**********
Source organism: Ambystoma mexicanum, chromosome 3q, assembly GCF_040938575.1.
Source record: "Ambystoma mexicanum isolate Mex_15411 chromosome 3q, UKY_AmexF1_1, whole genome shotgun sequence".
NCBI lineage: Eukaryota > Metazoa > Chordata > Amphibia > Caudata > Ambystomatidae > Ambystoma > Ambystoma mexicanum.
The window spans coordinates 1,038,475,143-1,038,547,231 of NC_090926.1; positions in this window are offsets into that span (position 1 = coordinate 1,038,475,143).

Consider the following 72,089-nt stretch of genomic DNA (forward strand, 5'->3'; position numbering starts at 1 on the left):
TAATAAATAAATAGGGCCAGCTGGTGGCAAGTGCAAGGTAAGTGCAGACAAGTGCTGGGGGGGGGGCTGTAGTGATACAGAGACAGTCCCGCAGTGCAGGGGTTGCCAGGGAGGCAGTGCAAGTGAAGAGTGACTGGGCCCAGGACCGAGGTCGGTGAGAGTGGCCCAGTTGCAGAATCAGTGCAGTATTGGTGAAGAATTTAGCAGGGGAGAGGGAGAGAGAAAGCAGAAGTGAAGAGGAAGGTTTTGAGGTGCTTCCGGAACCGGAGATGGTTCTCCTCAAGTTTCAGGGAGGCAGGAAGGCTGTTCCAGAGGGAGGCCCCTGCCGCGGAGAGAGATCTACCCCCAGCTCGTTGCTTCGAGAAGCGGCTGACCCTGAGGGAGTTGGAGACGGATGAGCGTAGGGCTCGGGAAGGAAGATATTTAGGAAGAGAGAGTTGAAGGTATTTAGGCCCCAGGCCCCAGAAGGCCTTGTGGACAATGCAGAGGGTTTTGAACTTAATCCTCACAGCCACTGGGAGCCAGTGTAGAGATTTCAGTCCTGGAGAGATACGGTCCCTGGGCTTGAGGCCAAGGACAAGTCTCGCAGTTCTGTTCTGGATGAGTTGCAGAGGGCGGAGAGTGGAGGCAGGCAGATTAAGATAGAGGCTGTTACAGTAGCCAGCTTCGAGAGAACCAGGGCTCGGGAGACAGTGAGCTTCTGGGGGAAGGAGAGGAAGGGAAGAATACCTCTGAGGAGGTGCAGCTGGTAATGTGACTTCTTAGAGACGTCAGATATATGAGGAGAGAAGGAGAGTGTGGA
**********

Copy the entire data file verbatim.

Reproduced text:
Source organism: Ambystoma mexicanum, chromosome 3q, assembly GCF_040938575.1.
Source record: "Ambystoma mexicanum isolate Mex_15411 chromosome 3q, UKY_AmexF1_1, whole genome shotgun sequence".
NCBI lineage: Eukaryota > Metazoa > Chordata > Amphibia > Caudata > Ambystomatidae > Ambystoma > Ambystoma mexicanum.
The window spans coordinates 1,038,475,143-1,038,547,231 of NC_090926.1; positions in this window are offsets into that span (position 1 = coordinate 1,038,475,143).

Consider the following 72,089-nt stretch of genomic DNA (forward strand, 5'->3'; position numbering starts at 1 on the left):
TAATAAATAAATAGGGCCAGCTGGTGGCAAGTGCAAGGTAAGTGCAGACAAGTGCTGGGGGGGGGGCTGTAGTGATACAGAGACAGTCCCGCAGTGCAGGGGTTGCCAGGGAGGCAGTGCAAGTGAAGAGTGACTGGGCCCAGGACCGAGGTCGGTGAGAGTGGCCCAGTTGCAGAATCAGTGCAGTATTGGTGAAGAATTTAGCAGGGGAGAGGGAGAGAGAAAGCAGAAGTGAAGAGGAAGGTTTTGAGGTGCTTCCGGAACCGGAGATGGTTCTCCTCAAGTTTCAGGGAGGCAGGAAGGCTGTTCCAGAGGGAGGCCCCTGCCGCGGAGAGAGATCTACCCCCAGCTCGTTGCTTCGAGAAGCGGCTGACCCTGAGGGAGTTGGAGACGGATGAGCGTAGGGCTCGGGAAGGAAGATATTTAGGAAGAGAGAGTTGAAGGTATTTAGGCCCCAGGCCCCAGAAGGCCTTGTGGACAATGCAGAGGGTTTTGAACTTAATCCTCACAGCCACTGGGAGCCAGTGTAGAGATTTCAGTCCTGGAGAGATACGGTCCCTGGGCTTGAGGCCAAGGACAAGTCTCGCAGTTCTGTTCTGGATGAGTTGCAGAGGGCGGAGAGTGGAGGCAGGCAGATTAAGATAGAGGCTGTTACAGTAGCCAGCTTCGAGAGAACCAGGGCTCGGGAGACAGTGAGCTTCTGGGGGAAGGAGAGGAAGGGAAGAATACCTCTGAGGAGGTGCAGCTGGTAATGTGACTTCTTAGAGACGTCAGATATATGAGGAGAGAAGGAGAGTGTGGA